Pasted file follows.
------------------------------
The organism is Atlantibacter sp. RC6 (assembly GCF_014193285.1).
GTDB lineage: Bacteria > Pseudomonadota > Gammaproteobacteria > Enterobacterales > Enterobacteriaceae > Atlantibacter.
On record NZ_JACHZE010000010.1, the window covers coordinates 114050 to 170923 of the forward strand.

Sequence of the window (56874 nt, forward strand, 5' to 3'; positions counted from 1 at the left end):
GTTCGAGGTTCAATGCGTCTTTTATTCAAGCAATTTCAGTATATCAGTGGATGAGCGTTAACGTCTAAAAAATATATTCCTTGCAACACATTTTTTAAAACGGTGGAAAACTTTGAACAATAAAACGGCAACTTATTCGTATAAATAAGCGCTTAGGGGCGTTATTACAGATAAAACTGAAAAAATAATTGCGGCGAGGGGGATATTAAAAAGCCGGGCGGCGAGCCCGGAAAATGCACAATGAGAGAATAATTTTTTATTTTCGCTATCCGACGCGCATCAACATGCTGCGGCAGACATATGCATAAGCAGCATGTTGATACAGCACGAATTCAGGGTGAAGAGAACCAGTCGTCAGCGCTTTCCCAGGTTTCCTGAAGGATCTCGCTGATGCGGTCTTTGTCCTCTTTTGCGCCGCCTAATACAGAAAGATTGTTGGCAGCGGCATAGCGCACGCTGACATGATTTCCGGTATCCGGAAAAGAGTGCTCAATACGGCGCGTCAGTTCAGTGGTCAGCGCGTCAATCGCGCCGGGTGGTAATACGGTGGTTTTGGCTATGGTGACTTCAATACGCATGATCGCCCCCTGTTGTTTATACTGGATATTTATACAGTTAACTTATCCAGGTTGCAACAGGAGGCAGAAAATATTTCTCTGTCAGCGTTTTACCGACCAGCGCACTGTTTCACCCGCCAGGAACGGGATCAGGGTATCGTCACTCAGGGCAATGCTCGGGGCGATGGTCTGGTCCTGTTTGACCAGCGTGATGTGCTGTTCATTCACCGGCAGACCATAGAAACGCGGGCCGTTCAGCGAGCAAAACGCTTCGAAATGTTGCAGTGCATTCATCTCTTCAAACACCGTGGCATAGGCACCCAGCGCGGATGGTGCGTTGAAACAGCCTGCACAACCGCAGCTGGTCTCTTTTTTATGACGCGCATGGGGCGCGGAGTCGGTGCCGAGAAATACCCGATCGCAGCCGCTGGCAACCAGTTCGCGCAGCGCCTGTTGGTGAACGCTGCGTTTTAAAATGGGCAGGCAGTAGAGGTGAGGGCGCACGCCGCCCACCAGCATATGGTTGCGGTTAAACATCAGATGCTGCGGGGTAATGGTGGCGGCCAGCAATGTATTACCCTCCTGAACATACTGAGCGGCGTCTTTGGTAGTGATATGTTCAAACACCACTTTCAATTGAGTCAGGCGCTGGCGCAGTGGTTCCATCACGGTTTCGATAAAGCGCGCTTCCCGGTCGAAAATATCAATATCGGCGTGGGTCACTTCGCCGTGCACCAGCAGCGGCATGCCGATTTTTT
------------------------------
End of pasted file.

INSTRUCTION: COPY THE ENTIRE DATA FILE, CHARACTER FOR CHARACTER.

The organism is Atlantibacter sp. RC6 (assembly GCF_014193285.1).
GTDB lineage: Bacteria > Pseudomonadota > Gammaproteobacteria > Enterobacterales > Enterobacteriaceae > Atlantibacter.
On record NZ_JACHZE010000010.1, the window covers coordinates 114050 to 170923 of the forward strand.

Sequence of the window (56874 nt, forward strand, 5' to 3'; positions counted from 1 at the left end):
GTTCGAGGTTCAATGCGTCTTTTATTCAAGCAATTTCAGTATATCAGTGGATGAGCGTTAACGTCTAAAAAATATATTCCTTGCAACACATTTTTTAAAACGGTGGAAAACTTTGAACAATAAAACGGCAACTTATTCGTATAAATAAGCGCTTAGGGGCGTTATTACAGATAAAACTGAAAAAATAATTGCGGCGAGGGGGATATTAAAAAGCCGGGCGGCGAGCCCGGAAAATGCACAATGAGAGAATAATTTTTTATTTTCGCTATCCGACGCGCATCAACATGCTGCGGCAGACATATGCATAAGCAGCATGTTGATACAGCACGAATTCAGGGTGAAGAGAACCAGTCGTCAGCGCTTTCCCAGGTTTCCTGAAGGATCTCGCTGATGCGGTCTTTGTCCTCTTTTGCGCCGCCTAATACAGAAAGATTGTTGGCAGCGGCATAGCGCACGCTGACATGATTTCCGGTATCCGGAAAAGAGTGCTCAATACGGCGCGTCAGTTCAGTGGTCAGCGCGTCAATCGCGCCGGGTGGTAATACGGTGGTTTTGGCTATGGTGACTTCAATACGCATGATCGCCCCCTGTTGTTTATACTGGATATTTATACAGTTAACTTATCCAGGTTGCAACAGGAGGCAGAAAATATTTCTCTGTCAGCGTTTTACCGACCAGCGCACTGTTTCACCCGCCAGGAACGGGATCAGGGTATCGTCACTCAGGGCAATGCTCGGGGCGATGGTCTGGTCCTGTTTGACCAGCGTGATGTGCTGTTCATTCACCGGCAGACCATAGAAACGCGGGCCGTTCAGCGAGCAAAACGCTTCGAAATGTTGCAGTGCATTCATCTCTTCAAACACCGTGGCATAGGCACCCAGCGCGGATGGTGCGTTGAAACAGCCTGCACAACCGCAGCTGGTCTCTTTTTTATGACGCGCATGGGGCGCGGAGTCGGTGCCGAGAAATACCCGATCGCAGCCGCTGGCAACCAGTTCGCGCAGCGCCTGTTGGTGAACGCTGCGTTTTAAAATGGGCAGGCAGTAGAGGTGAGGGCGCACGCCGCCCACCAGCATATGGTTGCGGTTAAACATCAGATGCTGCGGGGTAATGGTGGCGGCCAGCAATGTATTACCCTCCTGAACATACTGAGCGGCGTCTTTGGTAGTGATATGTTCAAACACCACTTTCAATTGAGTCAGGCGCTGGCGCAGTGGTTCCATCACGGTTTCGATAAAGCGCGCTTCCCGGTCGAAAATATCAATATCGGCGTGGGTCACTTCGCCGTGCACCAGCAGCGGCATGCCGATTTTTT